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Clarken Racing | Clarken Racing News 53729 Bittersweet Moment For Clarken As Yasuke Makes Smart Debut

Bittersweet moment for Clarken as Yasuke makes smart debut

Bittersweet moment for Clarken as Yasuke makes smart debut

Breaking his maiden at Metropolitan level on his first start is exactly what Clarken imagined Yasuke was capable of once he’d got him up and running at his South Australian stable.

However, as circumstances changed, through no fault of his, the horse was transferred to Champion Trainer Chris Waller and Clarken watched on as on Wednesday Yasuke made his debut.

Settling three wide and without cover, Jye McNeil made his challenge down the centre of the track aboard the 3-year-old colt, grabbing the lead with 50 metres to run and seeing out the race in good style to win by 0.75l from Magnupur (Magnus), with Futile Resistance (NZ) (Almanzor {Fr}) a further 0.75l away in third.

Having retained a share in his ownership, Clarken couldn’t help but think back to when he identified him as a yearling as he crossed the line in front.

“He was a horse that Suman (Hedge) and I identified at (Inglis) Easter,” Clarken told TDN AusNZ. “I just went for a bit of a look around and saw him and we both fell in love with him. He’s got a South Australian pedigree, it’s an amazing family from a bit of obscurity.”

Bred by Arrowfield Stud, he was offered in their draft at the 2021 Inglis Australian Easter Yearling Sale, where Suman Hedge Bloodstock (FBAA), Clarken Racing and Ausbred Racing signed for him for $540,000.

Out of the South Australian mare Only Roses (Redoute’s Choice), Clarken was immediately attracted to his second dam, Gift Bouquet (King’s High), whose progeny are led by G3 CS Hayes S. winner The Inevitable (Dundeel {NZ}).

“The mare’s unbelievable, she’s only a little pony and she’s left several stakes winners,” he said. “He’s the granddaughter of her, and when I saw the page and I saw him I fell in love with him, and so did Suman.

“He’s a horse that, at Easter, you’d have expected to make $300,000 but he passed $500,000 because every trainer wanted him. He’s just so full of class. He’s got a beautiful head and a big jowl.”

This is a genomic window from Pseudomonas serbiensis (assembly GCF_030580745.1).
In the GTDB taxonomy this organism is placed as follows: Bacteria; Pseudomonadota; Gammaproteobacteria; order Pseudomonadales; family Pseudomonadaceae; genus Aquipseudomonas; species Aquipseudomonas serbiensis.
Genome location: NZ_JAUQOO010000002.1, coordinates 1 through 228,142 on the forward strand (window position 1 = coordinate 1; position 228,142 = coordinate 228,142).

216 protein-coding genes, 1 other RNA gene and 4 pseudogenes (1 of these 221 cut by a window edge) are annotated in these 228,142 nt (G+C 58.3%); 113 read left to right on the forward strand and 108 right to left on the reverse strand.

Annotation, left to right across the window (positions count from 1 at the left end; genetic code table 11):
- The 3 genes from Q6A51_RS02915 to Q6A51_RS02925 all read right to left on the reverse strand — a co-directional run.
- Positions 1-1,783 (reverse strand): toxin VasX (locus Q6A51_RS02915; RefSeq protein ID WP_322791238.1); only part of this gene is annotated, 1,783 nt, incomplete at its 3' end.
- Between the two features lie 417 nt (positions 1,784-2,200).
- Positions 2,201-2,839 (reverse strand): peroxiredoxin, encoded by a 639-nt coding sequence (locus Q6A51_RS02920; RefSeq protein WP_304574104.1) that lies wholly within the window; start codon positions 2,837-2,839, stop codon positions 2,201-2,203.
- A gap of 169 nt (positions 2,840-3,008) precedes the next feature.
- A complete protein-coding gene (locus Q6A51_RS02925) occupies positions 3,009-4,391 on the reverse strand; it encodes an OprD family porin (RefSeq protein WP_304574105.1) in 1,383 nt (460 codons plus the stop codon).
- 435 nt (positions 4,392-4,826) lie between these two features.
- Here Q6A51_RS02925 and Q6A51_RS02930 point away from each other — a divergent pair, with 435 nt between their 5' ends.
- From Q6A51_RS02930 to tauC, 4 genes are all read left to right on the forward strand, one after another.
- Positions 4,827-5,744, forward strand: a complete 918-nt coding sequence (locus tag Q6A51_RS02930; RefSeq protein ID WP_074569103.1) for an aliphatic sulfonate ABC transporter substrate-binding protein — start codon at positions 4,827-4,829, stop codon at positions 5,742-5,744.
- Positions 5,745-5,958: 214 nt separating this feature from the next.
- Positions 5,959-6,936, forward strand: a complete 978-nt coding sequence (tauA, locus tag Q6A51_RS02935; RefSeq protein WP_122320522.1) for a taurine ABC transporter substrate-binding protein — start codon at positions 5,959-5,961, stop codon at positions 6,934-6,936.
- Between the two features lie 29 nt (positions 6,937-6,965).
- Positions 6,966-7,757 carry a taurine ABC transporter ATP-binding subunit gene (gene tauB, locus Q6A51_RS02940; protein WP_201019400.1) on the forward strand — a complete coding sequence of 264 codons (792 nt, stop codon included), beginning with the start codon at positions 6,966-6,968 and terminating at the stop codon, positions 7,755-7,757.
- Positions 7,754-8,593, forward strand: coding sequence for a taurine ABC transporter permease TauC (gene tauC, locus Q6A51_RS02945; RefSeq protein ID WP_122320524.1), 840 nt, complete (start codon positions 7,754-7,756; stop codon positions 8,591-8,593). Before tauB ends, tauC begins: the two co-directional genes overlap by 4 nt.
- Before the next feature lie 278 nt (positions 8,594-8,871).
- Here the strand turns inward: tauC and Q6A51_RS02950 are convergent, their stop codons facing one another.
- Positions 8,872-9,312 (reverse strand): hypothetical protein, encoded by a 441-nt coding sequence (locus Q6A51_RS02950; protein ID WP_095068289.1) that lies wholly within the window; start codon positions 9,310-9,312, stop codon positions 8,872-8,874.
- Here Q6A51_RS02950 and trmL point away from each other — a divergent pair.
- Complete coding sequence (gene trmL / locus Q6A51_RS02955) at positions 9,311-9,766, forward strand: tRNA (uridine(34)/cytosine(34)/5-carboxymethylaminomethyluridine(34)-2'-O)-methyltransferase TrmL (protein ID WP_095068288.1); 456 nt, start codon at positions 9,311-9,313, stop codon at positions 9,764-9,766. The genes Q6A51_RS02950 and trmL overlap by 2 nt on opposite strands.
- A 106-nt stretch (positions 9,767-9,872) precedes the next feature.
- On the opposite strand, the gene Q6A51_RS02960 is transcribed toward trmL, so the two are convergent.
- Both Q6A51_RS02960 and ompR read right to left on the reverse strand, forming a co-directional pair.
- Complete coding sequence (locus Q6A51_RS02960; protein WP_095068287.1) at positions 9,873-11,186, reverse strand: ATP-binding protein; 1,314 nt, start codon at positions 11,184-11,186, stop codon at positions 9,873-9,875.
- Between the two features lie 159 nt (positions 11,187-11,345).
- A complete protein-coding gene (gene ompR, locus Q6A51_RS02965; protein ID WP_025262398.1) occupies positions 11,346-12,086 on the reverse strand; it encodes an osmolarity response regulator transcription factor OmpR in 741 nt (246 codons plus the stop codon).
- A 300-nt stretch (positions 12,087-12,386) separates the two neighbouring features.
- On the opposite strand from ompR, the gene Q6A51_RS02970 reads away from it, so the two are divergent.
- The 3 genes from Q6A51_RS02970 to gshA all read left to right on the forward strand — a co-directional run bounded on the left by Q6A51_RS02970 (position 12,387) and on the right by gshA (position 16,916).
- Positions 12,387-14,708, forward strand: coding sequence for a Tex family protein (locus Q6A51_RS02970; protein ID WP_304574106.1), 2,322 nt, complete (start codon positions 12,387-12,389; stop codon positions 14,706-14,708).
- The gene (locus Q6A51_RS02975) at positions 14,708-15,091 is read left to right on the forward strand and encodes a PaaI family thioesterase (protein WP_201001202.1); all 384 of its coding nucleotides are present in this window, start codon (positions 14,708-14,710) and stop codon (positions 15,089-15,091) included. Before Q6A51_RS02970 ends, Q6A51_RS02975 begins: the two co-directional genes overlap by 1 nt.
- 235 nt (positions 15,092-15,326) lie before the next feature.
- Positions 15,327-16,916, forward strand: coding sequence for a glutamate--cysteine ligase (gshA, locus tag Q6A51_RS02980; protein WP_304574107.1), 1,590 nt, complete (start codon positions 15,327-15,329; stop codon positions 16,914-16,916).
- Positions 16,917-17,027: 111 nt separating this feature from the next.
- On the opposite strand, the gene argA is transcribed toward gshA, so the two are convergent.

His dam Only Roses is a fair producer herself too, with her three foals to race including the Group 3-placed Game Of Thorns (Animal Kingdom {USA}) and three-time winner Temple One (Real Impact {Jpn}).

“We bought him and for a little while it was a bit sketchy because we thought one client was taking more than he ended up doing. He ended up taking a quarter and Suman and I were left with the rest. I rang Ozzie Kheir and he was good enough to take half of the horse, then I syndicated a quarter of the horse to my stable clients including myself.”

Settling the horse into his stable, Clarken brought him along steadily as a late-season juvenile until he was ready for his first trial in March of last year. He showed up well, leaving connections pleased, and was steadily progressed to a second one. When he disappointed in that, it was obvious to Clarken that he was in need of a rest.

“We sent him for a good, long spell and whilst he was out we had a discussion with the ownership group - he was a $540,000 yearling, the prizemoney in Adelaide is out of step with the big states…

“The ownership group, as a whole, wanted to move him. I have a share in the horse, I’m a great believer in him and I wanted to stay in and make sure we didn’t have an emerging star on our hands that I wasn’t in, so I’m going along for the ride.

“It’s a touch bittersweet, but I think if you’re going to be a racehorse trainer in an area like I am in South Australia or New Zealand you have to be completely aware that, unfortunately, you’re going to lose horses just to the enormity of how these other states have snowballed their prizemoney.

“I’ve got a really good relationship with Ozzie Kheir, and I’m sure we’ll do something again in the future.”

With some loyal stable clients, now friends of Clarken, also sharing in the ownership group, the sweet part of the victory is accentuated further.

“I’m really happy for everyone and hopefully he can get to a really big race one day and I can go and watch him.”

Although it might seem a little out of kilter, it’s not the first time that Clarken has raced horses with other trainers, and his talents as a selector often play into his hands.

“It’s a business, and you go along for the ride. I’ve been lucky enough to race a few really good horses with other trainers.

“A while ago I raced a horse I bought as a yearling, breezed up then raced it... The horse ended up being sold to Hong Kong for about $1 million off a $20,000 yearling purchase in Adelaide.”

Aside from the financial rewards, Clarken has also found that racing the odd horse with other trainers has helped him bring his own business along too.

“It was a really big turning point in my career because I got the updates and I realised how other trainers operate.

“I’ve since raced a couple of horses with my good friend Ciaron Maher and I’ve got one at the moment there - it gives you a bit of inside information as to the level of professionalism that we have to target for our owners.”

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